Production Costs Bite Into Bluetooth Viability

PARIS (03/03/2000) - Bluetooth, originally conceived as a cheap, wireless way to link mobile phones to laptops, is finding new applications.

At the CeBIT show in Hanover this week, manufacturers demonstrated home Web terminals, mice, OCR (optical character recognition) wands, cameras, computers and PDAs (personal digital assistants), all linked together using the technology known as PAN (personal area networking).

Bluetooth operates in the unlicensed 2.4GHz ISM (industrial, scientific, medical) frequency band, and can connect together a maximum of eight devices on a shared 1M-bps (bit per second) radio channel over a range of up to 10 meters.

The radio protocol is designed to cope with a certain amount of interference, so it can coexist with Bluetooth-based devices used by other people nearby, or with other radio technologies using the same frequency band, such as 802.11 wireless LAN (local area network) systems.

The standard for this multitalented technology was developed by the Bluetooth SIG (special interest group) led by 3Com Corp., L.M. Ericsson Telephone Co., Intel Corp., IBM Corp., Lucent Technologies Inc., Microsoft Corp., Motorola Inc., Nokia Corp. and Toshiba Corp. Total membership is now over 1,585 companies.

The founders of the SIG set as two of its goals that Bluetooth would occupy only the bare minimum of space on a circuit board and consume almost no power -- both vital factors in the protocol's target market, the replacement of the cumbersome, proprietary and expensive cables and PC card devices used to connect laptops to mobile phones.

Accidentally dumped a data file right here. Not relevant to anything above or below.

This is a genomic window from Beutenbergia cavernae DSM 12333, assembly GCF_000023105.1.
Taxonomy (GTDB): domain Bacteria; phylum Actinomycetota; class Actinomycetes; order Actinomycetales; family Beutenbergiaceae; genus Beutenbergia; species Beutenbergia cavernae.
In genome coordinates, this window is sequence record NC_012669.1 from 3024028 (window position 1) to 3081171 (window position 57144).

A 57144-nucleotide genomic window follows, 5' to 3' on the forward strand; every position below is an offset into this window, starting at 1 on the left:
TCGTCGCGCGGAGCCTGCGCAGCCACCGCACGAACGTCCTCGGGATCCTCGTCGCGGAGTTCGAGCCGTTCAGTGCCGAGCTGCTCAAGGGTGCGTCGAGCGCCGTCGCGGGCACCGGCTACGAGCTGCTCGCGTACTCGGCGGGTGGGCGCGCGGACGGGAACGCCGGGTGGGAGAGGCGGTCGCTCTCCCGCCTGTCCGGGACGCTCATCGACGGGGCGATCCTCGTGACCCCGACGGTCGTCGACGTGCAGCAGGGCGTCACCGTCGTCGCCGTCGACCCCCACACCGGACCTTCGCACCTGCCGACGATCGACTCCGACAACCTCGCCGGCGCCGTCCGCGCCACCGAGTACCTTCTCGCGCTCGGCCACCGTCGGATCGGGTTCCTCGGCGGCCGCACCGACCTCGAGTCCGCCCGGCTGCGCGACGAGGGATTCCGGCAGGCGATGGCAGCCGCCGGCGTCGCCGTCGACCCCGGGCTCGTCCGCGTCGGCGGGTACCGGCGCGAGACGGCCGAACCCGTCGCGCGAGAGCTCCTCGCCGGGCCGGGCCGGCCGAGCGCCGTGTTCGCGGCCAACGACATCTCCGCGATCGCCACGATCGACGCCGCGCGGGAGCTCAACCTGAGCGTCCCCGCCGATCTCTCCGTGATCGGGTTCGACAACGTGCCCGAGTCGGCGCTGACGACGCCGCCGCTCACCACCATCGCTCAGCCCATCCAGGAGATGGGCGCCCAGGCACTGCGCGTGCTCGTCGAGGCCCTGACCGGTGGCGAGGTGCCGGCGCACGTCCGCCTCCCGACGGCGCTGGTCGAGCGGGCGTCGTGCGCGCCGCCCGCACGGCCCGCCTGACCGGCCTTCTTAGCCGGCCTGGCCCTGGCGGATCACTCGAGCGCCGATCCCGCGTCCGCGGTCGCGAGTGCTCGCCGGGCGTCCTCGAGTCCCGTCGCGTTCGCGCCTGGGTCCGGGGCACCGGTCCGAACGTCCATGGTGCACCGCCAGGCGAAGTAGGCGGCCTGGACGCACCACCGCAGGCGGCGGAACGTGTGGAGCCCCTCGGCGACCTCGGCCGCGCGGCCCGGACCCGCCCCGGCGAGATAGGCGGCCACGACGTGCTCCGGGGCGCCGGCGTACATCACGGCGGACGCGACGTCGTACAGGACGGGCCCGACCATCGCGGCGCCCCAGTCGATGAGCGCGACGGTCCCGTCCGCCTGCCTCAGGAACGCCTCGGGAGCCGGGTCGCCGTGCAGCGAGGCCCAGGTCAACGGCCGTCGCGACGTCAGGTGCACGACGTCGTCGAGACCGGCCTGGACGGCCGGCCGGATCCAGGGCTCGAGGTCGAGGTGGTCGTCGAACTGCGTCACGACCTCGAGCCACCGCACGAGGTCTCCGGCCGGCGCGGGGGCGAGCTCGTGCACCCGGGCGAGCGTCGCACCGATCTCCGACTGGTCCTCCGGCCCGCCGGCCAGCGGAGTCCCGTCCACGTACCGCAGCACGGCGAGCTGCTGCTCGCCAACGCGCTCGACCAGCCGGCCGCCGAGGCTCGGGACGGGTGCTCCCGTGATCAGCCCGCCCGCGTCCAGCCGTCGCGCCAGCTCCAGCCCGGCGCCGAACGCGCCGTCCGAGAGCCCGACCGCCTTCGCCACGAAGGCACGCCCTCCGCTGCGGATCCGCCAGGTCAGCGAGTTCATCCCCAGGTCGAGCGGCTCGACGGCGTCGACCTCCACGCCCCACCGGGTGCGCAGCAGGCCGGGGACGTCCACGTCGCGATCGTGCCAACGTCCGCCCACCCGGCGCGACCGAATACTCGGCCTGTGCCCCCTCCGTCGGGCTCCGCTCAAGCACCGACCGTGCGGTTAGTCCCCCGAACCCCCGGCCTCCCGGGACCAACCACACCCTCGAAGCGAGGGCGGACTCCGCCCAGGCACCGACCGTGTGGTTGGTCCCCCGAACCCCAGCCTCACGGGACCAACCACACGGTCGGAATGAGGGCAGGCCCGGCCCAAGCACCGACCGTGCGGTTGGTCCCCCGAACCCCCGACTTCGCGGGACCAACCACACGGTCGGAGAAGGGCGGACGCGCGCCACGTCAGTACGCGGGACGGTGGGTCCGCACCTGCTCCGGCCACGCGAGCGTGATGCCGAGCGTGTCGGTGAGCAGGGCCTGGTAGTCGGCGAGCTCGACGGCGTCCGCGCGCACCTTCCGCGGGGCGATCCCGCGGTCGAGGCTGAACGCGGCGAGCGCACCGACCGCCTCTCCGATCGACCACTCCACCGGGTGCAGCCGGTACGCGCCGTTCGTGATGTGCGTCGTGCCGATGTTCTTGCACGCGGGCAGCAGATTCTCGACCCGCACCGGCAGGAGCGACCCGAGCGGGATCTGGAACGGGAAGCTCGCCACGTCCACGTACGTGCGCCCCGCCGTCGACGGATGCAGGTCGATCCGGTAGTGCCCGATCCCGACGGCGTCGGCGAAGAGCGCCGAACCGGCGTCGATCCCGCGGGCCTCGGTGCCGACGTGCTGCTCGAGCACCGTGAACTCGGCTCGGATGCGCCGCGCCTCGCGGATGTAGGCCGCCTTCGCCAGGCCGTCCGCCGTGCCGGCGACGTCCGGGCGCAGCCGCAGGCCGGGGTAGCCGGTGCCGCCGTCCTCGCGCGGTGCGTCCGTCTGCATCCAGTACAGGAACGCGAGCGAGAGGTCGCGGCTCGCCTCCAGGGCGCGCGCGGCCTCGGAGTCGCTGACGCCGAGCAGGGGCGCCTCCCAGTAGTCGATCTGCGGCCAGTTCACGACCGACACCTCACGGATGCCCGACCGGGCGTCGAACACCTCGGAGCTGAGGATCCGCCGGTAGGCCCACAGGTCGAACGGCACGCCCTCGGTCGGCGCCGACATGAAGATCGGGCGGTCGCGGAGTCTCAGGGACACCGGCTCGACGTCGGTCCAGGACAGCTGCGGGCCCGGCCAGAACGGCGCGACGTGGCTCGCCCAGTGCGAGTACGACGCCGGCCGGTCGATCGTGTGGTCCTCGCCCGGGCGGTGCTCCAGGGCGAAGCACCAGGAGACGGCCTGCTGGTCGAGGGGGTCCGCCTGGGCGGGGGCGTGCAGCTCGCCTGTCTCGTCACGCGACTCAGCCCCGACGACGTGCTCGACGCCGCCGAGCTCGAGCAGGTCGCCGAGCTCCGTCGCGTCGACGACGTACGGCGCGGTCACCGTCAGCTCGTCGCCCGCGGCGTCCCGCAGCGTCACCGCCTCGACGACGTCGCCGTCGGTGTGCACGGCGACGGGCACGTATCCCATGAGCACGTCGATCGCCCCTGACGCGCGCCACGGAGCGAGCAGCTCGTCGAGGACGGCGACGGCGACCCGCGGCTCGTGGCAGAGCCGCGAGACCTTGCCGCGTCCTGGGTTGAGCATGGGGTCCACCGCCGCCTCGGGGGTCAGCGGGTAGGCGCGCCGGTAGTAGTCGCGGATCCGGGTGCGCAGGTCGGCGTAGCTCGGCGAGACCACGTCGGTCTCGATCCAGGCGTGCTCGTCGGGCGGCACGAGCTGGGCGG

Most important, though, was the target cost: the protocol should add no more than US$5 to the bill of materials for a mass-market product, meaning that Bluetooth could be added to practically any consumer electronic device.

The price is at least moving in the right direction: from the $5,000 which one exhibitor paid for its prototype Bluetooth PC card this week, Intel expects the price to slip below $30 a piece when the chip vendor starts shipping repacked Ericsson chipsets to laptop motherboard manufacturers, an Intel spokesman at the show said.

But that $30 is still too expensive for most applications, some industry insiders say.

"Today, the cost point is too high to integrate in products," said Ronald Sperano, a program director with IBM's personal systems group. "Our philosophy is to let the market get a hold. ... The first market is for adaptors. We will Bluetooth-enable legacy devices."

When exactly the market will get a hold remains to be seen -- but the unit price is unlikely to dip below $10 for some time yet. Sanjay Bapat, a spokesperson for Bluetooth component developer and manufacturer Silicon Wave, said price is highly dependent on volume. "I would say it would drop below $10 per module next year," he added.

Price aside, the good news for those impatient to own some of the Bluetooth gadgets on show at CeBIT is that manufacturers are remarkably consistent when they talk of delivery dates. They tend to agree that finished products will available "by the end of the year."

The bad news, though, is that those were exactly the words the manufacturers used last year.

If actual products are thin on the ground, there is no shortage of ideas for the forms they might take or the uses to which they might be put.

For instance, Fuji showed a digital camera transmitting images to a mobile phone at the show. [See "Fuji, Nokia to Demo Image Transfers over Bluetooth," Feb. 14.] In a demonstration at CeBIT's Bluetooth Pavilion, Intel buzzed electronic business cards back and forth between two PCs containing prototype adaptors, the wires and a button-sized antenna dangling from the back of the cases.